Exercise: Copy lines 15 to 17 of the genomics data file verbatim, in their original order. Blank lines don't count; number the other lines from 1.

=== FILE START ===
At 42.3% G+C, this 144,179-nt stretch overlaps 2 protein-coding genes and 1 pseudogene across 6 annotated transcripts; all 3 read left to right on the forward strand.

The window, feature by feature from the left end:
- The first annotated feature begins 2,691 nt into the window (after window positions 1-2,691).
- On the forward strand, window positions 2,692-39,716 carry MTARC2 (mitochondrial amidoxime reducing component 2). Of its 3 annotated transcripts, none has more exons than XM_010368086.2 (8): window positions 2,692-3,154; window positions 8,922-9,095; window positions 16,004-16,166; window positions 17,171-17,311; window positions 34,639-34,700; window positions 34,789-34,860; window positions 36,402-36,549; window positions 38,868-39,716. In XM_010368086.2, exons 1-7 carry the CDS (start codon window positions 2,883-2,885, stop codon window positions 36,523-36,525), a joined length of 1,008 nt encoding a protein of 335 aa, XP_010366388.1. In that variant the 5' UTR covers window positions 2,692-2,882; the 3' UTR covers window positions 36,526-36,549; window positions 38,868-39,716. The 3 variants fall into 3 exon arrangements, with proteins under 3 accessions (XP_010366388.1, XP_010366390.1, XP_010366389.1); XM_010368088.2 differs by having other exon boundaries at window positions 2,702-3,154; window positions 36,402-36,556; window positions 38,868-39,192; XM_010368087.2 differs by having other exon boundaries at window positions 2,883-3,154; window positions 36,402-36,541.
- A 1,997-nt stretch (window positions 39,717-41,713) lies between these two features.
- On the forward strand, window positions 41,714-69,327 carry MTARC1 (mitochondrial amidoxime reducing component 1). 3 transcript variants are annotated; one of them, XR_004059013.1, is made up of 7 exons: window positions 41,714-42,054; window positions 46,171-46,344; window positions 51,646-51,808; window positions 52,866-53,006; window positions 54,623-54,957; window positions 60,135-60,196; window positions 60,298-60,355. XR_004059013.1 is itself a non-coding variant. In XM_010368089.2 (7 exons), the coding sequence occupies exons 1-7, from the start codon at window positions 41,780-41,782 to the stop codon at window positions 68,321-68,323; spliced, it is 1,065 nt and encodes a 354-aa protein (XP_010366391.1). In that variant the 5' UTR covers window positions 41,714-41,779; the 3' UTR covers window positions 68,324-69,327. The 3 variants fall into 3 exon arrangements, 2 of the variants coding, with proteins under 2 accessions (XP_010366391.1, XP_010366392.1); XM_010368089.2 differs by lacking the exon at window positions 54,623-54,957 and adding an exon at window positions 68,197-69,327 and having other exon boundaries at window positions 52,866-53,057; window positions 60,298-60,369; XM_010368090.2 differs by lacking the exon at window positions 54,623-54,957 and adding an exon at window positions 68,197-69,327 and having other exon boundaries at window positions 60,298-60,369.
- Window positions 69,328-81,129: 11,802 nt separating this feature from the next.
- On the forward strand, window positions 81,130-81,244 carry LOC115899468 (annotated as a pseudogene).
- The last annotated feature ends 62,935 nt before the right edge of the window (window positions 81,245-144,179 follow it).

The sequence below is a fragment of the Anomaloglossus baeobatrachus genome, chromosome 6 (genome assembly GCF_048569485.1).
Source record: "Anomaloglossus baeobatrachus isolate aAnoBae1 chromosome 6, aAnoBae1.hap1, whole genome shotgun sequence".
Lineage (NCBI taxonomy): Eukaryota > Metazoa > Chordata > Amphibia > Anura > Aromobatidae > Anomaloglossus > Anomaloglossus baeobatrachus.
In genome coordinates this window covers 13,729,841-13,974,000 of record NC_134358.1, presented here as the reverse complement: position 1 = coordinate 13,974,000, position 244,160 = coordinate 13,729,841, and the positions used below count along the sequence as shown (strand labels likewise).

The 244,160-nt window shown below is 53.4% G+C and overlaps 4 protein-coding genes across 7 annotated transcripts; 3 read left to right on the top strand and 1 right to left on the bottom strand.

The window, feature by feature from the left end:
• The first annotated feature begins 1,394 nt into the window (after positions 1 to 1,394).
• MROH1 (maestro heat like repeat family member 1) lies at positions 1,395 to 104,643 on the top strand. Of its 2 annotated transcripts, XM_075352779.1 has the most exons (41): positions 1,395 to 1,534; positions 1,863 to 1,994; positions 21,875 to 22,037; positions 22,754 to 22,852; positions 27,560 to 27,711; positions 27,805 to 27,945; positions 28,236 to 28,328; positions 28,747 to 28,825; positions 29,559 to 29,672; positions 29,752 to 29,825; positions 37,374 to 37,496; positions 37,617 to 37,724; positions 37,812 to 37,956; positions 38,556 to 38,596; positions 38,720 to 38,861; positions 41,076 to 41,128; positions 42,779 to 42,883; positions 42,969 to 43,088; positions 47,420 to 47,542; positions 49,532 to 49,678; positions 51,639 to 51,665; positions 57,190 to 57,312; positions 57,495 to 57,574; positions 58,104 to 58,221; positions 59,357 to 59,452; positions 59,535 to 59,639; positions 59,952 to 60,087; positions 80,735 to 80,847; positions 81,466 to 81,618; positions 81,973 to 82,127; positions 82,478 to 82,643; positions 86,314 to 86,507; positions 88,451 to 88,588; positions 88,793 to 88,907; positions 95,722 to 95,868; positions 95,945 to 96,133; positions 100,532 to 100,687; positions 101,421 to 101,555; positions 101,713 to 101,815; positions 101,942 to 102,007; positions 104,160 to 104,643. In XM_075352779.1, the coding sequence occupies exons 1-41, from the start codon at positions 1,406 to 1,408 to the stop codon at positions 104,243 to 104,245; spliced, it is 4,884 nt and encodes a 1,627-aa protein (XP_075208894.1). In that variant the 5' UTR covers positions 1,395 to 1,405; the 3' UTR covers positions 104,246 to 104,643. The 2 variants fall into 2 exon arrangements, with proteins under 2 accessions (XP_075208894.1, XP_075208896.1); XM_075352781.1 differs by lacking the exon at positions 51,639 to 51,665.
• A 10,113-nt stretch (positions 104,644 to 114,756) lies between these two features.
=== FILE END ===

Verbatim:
The window, feature by feature from the left end:
• The first annotated feature begins 1,394 nt into the window (after positions 1 to 1,394).
• MROH1 (maestro heat like repeat family member 1) lies at positions 1,395 to 104,643 on the top strand. Of its 2 annotated transcripts, XM_075352779.1 has the most exons (41): positions 1,395 to 1,534; positions 1,863 to 1,994; positions 21,875 to 22,037; positions 22,754 to 22,852; positions 27,560 to 27,711; positions 27,805 to 27,945; positions 28,236 to 28,328; positions 28,747 to 28,825; positions 29,559 to 29,672; positions 29,752 to 29,825; positions 37,374 to 37,496; positions 37,617 to 37,724; positions 37,812 to 37,956; positions 38,556 to 38,596; positions 38,720 to 38,861; positions 41,076 to 41,128; positions 42,779 to 42,883; positions 42,969 to 43,088; positions 47,420 to 47,542; positions 49,532 to 49,678; positions 51,639 to 51,665; positions 57,190 to 57,312; positions 57,495 to 57,574; positions 58,104 to 58,221; positions 59,357 to 59,452; positions 59,535 to 59,639; positions 59,952 to 60,087; positions 80,735 to 80,847; positions 81,466 to 81,618; positions 81,973 to 82,127; positions 82,478 to 82,643; positions 86,314 to 86,507; positions 88,451 to 88,588; positions 88,793 to 88,907; positions 95,722 to 95,868; positions 95,945 to 96,133; positions 100,532 to 100,687; positions 101,421 to 101,555; positions 101,713 to 101,815; positions 101,942 to 102,007; positions 104,160 to 104,643. In XM_075352779.1, the coding sequence occupies exons 1-41, from the start codon at positions 1,406 to 1,408 to the stop codon at positions 104,243 to 104,245; spliced, it is 4,884 nt and encodes a 1,627-aa protein (XP_075208894.1). In that variant the 5' UTR covers positions 1,395 to 1,405; the 3' UTR covers positions 104,246 to 104,643. The 2 variants fall into 2 exon arrangements, with proteins under 2 accessions (XP_075208894.1, XP_075208896.1); XM_075352781.1 differs by lacking the exon at positions 51,639 to 51,665.